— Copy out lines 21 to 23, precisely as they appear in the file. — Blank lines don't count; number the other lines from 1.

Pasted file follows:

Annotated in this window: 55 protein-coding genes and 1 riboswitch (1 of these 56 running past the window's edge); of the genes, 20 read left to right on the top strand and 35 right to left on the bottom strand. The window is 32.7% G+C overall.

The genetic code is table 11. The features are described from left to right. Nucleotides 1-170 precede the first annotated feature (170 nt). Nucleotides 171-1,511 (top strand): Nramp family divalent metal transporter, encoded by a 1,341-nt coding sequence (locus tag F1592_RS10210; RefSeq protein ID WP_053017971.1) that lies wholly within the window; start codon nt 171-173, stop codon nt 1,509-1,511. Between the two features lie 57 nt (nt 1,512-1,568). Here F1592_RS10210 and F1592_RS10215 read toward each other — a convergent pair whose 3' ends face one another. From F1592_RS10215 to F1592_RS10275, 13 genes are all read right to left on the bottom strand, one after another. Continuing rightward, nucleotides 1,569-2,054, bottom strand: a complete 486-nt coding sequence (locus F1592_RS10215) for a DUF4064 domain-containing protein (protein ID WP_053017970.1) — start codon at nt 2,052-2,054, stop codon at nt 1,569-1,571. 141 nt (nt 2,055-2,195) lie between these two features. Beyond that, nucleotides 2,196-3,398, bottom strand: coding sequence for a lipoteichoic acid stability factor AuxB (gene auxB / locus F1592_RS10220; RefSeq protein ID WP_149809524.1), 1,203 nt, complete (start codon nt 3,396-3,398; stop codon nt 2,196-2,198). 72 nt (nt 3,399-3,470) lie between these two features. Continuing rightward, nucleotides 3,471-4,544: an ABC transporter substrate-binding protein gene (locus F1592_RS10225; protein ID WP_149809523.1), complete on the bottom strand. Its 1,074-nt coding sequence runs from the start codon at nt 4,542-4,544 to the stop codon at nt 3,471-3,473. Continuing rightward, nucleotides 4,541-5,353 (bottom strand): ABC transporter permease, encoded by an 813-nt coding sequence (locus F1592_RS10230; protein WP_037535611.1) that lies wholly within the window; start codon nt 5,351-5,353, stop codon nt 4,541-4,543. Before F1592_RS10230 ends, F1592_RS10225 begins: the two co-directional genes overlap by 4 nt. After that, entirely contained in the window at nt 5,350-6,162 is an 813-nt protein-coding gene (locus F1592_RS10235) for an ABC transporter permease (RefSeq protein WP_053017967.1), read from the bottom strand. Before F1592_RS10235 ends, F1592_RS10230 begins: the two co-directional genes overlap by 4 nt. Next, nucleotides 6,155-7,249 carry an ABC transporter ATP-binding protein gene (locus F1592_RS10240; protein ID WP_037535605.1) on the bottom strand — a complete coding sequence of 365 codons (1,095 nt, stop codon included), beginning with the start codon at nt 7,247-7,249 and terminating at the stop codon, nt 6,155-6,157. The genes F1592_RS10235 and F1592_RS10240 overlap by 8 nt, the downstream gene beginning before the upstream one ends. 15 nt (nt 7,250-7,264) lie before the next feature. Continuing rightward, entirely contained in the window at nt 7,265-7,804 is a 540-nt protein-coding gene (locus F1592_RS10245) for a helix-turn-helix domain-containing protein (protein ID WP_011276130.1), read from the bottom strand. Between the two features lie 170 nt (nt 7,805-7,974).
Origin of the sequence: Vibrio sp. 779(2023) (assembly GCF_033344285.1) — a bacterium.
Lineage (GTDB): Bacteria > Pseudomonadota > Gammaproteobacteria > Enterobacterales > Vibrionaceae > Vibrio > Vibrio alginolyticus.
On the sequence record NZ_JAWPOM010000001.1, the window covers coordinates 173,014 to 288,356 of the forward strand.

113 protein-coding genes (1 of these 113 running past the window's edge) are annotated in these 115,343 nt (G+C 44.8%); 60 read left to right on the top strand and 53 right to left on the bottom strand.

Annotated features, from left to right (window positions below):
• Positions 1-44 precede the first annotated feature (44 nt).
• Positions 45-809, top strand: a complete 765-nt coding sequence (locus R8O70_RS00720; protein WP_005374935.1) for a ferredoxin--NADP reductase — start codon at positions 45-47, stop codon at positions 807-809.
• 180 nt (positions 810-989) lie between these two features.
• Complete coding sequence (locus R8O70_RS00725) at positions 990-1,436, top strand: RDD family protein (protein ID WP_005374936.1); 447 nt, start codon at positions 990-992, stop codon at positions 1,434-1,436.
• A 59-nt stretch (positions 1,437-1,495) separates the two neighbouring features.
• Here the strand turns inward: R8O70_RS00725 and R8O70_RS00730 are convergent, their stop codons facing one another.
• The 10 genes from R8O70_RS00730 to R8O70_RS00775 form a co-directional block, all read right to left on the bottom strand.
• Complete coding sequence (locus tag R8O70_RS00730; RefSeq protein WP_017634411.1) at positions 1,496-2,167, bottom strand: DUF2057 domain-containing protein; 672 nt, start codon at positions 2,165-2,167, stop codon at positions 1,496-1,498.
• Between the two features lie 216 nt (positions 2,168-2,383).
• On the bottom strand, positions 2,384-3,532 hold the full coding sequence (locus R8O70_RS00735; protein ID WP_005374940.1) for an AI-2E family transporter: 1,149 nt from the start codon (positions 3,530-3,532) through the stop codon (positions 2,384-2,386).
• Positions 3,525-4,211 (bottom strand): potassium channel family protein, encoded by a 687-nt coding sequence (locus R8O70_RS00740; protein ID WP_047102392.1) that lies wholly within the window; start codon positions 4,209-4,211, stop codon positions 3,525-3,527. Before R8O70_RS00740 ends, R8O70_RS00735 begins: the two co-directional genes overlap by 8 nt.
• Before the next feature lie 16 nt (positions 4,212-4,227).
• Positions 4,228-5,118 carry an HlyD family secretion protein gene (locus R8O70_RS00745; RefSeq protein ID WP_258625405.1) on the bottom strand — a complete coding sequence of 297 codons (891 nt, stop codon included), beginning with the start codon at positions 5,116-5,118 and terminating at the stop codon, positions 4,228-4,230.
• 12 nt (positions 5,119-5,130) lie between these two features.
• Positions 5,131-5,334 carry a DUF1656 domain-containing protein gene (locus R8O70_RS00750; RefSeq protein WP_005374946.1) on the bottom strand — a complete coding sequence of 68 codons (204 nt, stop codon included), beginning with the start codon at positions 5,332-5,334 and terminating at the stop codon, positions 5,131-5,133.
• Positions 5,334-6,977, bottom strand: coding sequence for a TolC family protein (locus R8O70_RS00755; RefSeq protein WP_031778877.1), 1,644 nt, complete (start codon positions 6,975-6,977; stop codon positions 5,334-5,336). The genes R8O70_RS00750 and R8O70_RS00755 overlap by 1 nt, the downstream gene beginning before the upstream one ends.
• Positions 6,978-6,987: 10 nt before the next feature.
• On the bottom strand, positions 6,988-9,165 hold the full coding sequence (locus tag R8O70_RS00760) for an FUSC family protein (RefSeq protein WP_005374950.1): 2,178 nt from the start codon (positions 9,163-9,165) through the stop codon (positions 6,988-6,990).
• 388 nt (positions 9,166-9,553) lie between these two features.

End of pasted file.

• 12 nt (positions 5,119-5,130) lie between these two features.
• Positions 5,131-5,334 carry a DUF1656 domain-containing protein gene (locus R8O70_RS00750; RefSeq protein WP_005374946.1) on the bottom strand — a complete coding sequence of 68 codons (204 nt, stop codon included), beginning with the start codon at positions 5,332-5,334 and terminating at the stop codon, positions 5,131-5,133.
• Positions 5,334-6,977, bottom strand: coding sequence for a TolC family protein (locus R8O70_RS00755; RefSeq protein WP_031778877.1), 1,644 nt, complete (start codon positions 6,975-6,977; stop codon positions 5,334-5,336). The genes R8O70_RS00750 and R8O70_RS00755 overlap by 1 nt, the downstream gene beginning before the upstream one ends.